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Book review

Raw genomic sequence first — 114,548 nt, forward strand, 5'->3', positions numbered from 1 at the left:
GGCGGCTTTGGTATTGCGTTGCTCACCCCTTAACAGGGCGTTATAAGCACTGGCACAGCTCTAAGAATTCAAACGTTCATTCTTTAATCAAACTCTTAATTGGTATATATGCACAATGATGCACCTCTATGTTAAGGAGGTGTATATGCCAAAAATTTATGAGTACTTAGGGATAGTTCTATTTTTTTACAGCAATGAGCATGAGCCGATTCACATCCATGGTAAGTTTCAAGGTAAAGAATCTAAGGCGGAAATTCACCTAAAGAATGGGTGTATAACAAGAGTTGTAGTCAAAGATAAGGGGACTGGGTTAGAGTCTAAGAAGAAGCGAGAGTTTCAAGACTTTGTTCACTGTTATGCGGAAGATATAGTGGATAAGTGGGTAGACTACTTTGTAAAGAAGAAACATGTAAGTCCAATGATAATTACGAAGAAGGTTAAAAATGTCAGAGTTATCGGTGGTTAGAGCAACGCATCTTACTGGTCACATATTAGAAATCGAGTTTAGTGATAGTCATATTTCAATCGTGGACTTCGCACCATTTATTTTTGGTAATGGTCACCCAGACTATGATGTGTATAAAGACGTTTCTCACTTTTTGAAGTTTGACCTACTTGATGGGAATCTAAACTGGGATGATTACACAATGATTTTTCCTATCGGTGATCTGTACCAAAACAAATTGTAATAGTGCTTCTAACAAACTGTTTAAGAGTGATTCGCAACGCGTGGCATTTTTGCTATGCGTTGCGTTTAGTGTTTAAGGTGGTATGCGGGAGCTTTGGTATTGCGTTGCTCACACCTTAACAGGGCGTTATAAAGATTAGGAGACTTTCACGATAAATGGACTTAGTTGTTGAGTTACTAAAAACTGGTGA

and (3) sociocultural practice levels, whereas a modied1 version of the Discourse-Historical Approachs formulation of thematic or semantic macro areas has provided him with a framework for thematic content analysis (Wodak et al., 1999, p. 30). The second section (Chapters 5 9) constitutes the core of the book as far as the analysis of the empirical data is concerned. Chapter 5 deals with the discursive practices of KTV, notably the processes of text production, dissemination and consumption. This investigation of KTVs discourse practices revolves around whether KTV programming promotes a cross-border, pan-Kurdish (national) identity or rather a local (Iraqi Kurdistan) (national) identity. After identifying the channels discursive practices, the author turns to the linguistic realization of these discourse practices in his analysis of textual properties e.g. lexical and grammatical choices, metaphorical devices and audiovisual signs. Focusing on the issue of ownership, the analysis reveals how the channel refrains from overt construction of a greater Kurdistan in KTVs discourse, which is in line with the political interests of its owner, the KDP. The KDP is arguably the most powerful political party that aspires not to establishing a greater Kurdistan state but to securing regional autonomy for Iraqi Kurdistan within a federal Iraq (p. 6). For example, in his analysis of KTVs weather report as well as a patriotic music video clip frequently aired on KTV, the author, deconstructing the text and visual images, ingeniously reveals the subtle ways in which KTV reproduces the concept of greater Kurdistan. Chapters 7 and 8 are devoted to the discursive practices and textual analysis of Kurdish Internet space, respectively, by utilizing a similar methodological framework. Chapter 7 is focused on the Kurdish Internet spaces such as websites, chat rooms, YouTube and Facebook. Here, the author highlights the notion of empowerment through the Internet for the alternative voice of marginalized groups who have been excluded from the center of power and media access. While highlighting the fact that both digital divide and political censorship perpetuated by regional states hamper the Kurds easy access to the Internet, Sheyholislami convincingly illustrates how the Kurdish Internet attempts to construct an overtly cross-border, pan-Kurdish national identity vis-a-vis the more regional nevertheless subtly pan-Kurdish discourse of KTV. Chapter 8 is concerned with the analysis of the textual (verbal and audiovisual) content of various websites, focusing on discursive strategies, such as naming practices nominalizations, deixis and overlexcializations. One of the underlying research questions answered in this chapter is whether online sources are instrumental in unifying or further fragmenting Kurdish national identity. For instance, the author observes that the discourse of the Kurdish Internet is overtly pan-Kurdish, transcending regional, sectarian and linguistic difference and strengthening a collective sense of belonging meanwhile inadvertently making Kurds realize what can come to be perceived as crucial differences among themselves. As an example, he highlights the bi-standard nature of the Kurdish language, i.e. Kurmanji written in Latin-based alphabet and Sorani written in Arabic-modied alphabet and he problematizes whether or not their use in the Internet causes further fragmentation among Kurds. The nal chapter of the book is dedicated to sociocultural practices as the broad contextualization level for the three-dimensional CDA framework. Here, the author situates his ndings at the discourse practice and textual levels in a wider frame of social, economic and political circumstances in which the texts were produced and interpreted. The author explores possible social, economic and political causes, purposes, values or motivations that might lie behind a particular identity discourse and the possible implications of these identity discourses in media for Kurds. Since Faircloughs schemata does not consist of three separate levels of analysis, but rather three complementary aspects of a communicative event (Fairclough, 1995), it might be difcult to make a clear distinction between the Faircloughian levels of analysis, particularly between macro analysis of discourse practices and micro-textual analysis. Despite this, Sheyholislami manages to apply this framework to his data successfully with a clear distinction between the